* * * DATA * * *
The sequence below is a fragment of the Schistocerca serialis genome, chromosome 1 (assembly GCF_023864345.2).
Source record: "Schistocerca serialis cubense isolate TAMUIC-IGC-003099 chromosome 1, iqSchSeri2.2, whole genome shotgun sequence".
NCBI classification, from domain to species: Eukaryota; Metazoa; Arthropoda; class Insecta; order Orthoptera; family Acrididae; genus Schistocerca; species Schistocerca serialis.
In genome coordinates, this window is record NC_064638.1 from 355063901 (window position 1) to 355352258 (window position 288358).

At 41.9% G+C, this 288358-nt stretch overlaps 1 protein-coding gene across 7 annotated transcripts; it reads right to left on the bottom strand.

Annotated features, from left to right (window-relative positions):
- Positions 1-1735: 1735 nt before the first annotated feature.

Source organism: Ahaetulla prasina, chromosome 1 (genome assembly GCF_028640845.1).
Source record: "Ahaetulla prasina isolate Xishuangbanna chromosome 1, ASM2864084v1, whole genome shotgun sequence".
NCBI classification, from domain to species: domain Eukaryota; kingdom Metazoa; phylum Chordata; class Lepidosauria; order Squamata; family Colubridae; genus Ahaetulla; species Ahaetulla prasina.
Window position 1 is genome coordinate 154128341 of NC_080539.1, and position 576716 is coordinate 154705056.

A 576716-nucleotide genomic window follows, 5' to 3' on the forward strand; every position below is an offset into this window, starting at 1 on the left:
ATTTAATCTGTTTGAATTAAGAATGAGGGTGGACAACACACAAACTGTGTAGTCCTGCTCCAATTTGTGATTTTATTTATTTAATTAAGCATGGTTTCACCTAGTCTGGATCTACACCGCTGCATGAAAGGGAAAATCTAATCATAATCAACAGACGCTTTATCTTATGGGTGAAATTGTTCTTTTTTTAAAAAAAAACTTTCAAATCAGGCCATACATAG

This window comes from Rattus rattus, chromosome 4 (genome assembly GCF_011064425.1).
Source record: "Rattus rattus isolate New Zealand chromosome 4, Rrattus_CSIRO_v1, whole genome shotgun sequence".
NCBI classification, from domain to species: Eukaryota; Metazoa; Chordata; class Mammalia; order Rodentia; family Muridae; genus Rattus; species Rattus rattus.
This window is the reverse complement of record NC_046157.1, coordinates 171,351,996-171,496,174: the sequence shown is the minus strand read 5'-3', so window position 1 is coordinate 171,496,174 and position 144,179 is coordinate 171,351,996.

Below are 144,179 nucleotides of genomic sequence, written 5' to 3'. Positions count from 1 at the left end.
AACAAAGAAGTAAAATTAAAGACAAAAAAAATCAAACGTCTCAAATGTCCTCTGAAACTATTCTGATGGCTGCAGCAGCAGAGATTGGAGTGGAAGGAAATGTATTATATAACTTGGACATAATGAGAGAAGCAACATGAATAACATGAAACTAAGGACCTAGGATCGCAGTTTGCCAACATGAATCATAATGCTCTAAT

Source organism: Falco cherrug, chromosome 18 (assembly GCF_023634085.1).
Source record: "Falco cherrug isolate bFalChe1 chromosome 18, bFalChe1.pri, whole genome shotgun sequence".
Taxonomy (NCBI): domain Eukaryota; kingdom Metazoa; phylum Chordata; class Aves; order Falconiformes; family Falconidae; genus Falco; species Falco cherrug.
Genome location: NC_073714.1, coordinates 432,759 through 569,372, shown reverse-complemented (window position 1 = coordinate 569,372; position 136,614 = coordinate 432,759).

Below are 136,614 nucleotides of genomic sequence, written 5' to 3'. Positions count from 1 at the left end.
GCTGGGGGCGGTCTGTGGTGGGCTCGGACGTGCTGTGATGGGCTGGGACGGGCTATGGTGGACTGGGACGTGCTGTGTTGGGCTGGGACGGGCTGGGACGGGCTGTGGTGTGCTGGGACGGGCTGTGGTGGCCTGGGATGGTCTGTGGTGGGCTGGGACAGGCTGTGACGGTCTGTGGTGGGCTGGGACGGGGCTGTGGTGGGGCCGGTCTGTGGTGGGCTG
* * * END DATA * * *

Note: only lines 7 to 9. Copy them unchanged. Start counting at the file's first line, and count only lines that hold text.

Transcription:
- Positions 1-1735: 1735 nt before the first annotated feature.

Source organism: Ahaetulla prasina, chromosome 1 (genome assembly GCF_028640845.1).
Source record: "Ahaetulla prasina isolate Xishuangbanna chromosome 1, ASM2864084v1, whole genome shotgun sequence".